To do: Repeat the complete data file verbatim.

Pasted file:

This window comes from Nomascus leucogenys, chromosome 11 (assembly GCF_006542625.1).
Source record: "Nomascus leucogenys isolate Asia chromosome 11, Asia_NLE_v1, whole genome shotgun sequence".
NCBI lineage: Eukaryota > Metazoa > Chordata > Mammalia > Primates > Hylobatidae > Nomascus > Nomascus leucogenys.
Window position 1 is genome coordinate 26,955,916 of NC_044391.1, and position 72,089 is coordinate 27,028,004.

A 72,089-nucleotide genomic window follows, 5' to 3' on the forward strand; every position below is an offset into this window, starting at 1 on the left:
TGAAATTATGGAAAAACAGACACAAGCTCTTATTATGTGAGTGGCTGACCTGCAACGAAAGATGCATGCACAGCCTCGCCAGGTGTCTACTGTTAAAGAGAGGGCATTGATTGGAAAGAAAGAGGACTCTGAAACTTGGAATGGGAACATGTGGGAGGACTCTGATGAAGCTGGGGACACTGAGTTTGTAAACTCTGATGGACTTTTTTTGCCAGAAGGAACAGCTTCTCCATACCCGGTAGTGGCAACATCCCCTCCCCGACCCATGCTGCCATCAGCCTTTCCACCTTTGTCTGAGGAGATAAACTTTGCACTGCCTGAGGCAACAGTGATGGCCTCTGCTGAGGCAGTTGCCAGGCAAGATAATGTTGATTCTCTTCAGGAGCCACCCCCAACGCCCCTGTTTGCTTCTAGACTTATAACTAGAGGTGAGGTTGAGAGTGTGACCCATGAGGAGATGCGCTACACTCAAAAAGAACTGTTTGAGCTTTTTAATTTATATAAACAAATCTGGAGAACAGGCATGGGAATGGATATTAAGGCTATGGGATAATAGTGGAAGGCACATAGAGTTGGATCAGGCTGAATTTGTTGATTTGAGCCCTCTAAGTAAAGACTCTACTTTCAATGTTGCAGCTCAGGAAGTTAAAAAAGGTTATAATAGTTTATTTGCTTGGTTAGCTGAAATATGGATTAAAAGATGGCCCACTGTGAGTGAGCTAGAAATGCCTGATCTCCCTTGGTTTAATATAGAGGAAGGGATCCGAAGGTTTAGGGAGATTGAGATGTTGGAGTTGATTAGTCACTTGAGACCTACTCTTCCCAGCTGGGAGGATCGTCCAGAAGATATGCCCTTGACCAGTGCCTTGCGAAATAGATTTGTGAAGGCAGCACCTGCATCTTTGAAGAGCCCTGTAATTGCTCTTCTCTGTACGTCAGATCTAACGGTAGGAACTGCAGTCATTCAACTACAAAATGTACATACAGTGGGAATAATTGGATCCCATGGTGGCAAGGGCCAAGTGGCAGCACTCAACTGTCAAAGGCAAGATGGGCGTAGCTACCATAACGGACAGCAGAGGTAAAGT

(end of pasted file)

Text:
This window comes from Nomascus leucogenys, chromosome 11 (assembly GCF_006542625.1).
Source record: "Nomascus leucogenys isolate Asia chromosome 11, Asia_NLE_v1, whole genome shotgun sequence".
NCBI lineage: Eukaryota > Metazoa > Chordata > Mammalia > Primates > Hylobatidae > Nomascus > Nomascus leucogenys.
Window position 1 is genome coordinate 26,955,916 of NC_044391.1, and position 72,089 is coordinate 27,028,004.

A 72,089-nucleotide genomic window follows, 5' to 3' on the forward strand; every position below is an offset into this window, starting at 1 on the left:
TGAAATTATGGAAAAACAGACACAAGCTCTTATTATGTGAGTGGCTGACCTGCAACGAAAGATGCATGCACAGCCTCGCCAGGTGTCTACTGTTAAAGAGAGGGCATTGATTGGAAAGAAAGAGGACTCTGAAACTTGGAATGGGAACATGTGGGAGGACTCTGATGAAGCTGGGGACACTGAGTTTGTAAACTCTGATGGACTTTTTTTGCCAGAAGGAACAGCTTCTCCATACCCGGTAGTGGCAACATCCCCTCCCCGACCCATGCTGCCATCAGCCTTTCCACCTTTGTCTGAGGAGATAAACTTTGCACTGCCTGAGGCAACAGTGATGGCCTCTGCTGAGGCAGTTGCCAGGCAAGATAATGTTGATTCTCTTCAGGAGCCACCCCCAACGCCCCTGTTTGCTTCTAGACTTATAACTAGAGGTGAGGTTGAGAGTGTGACCCATGAGGAGATGCGCTACACTCAAAAAGAACTGTTTGAGCTTTTTAATTTATATAAACAAATCTGGAGAACAGGCATGGGAATGGATATTAAGGCTATGGGATAATAGTGGAAGGCACATAGAGTTGGATCAGGCTGAATTTGTTGATTTGAGCCCTCTAAGTAAAGACTCTACTTTCAATGTTGCAGCTCAGGAAGTTAAAAAAGGTTATAATAGTTTATTTGCTTGGTTAGCTGAAATATGGATTAAAAGATGGCCCACTGTGAGTGAGCTAGAAATGCCTGATCTCCCTTGGTTTAATATAGAGGAAGGGATCCGAAGGTTTAGGGAGATTGAGATGTTGGAGTTGATTAGTCACTTGAGACCTACTCTTCCCAGCTGGGAGGATCGTCCAGAAGATATGCCCTTGACCAGTGCCTTGCGAAATAGATTTGTGAAGGCAGCACCTGCATCTTTGAAGAGCCCTGTAATTGCTCTTCTCTGTACGTCAGATCTAACGGTAGGAACTGCAGTCATTCAACTACAAAATGTACATACAGTGGGAATAATTGGATCCCATGGTGGCAAGGGCCAAGTGGCAGCACTCAACTGTCAAAGGCAAGATGGGCGTAGCTACCATAACGGACAGCAGAGGTAAAGT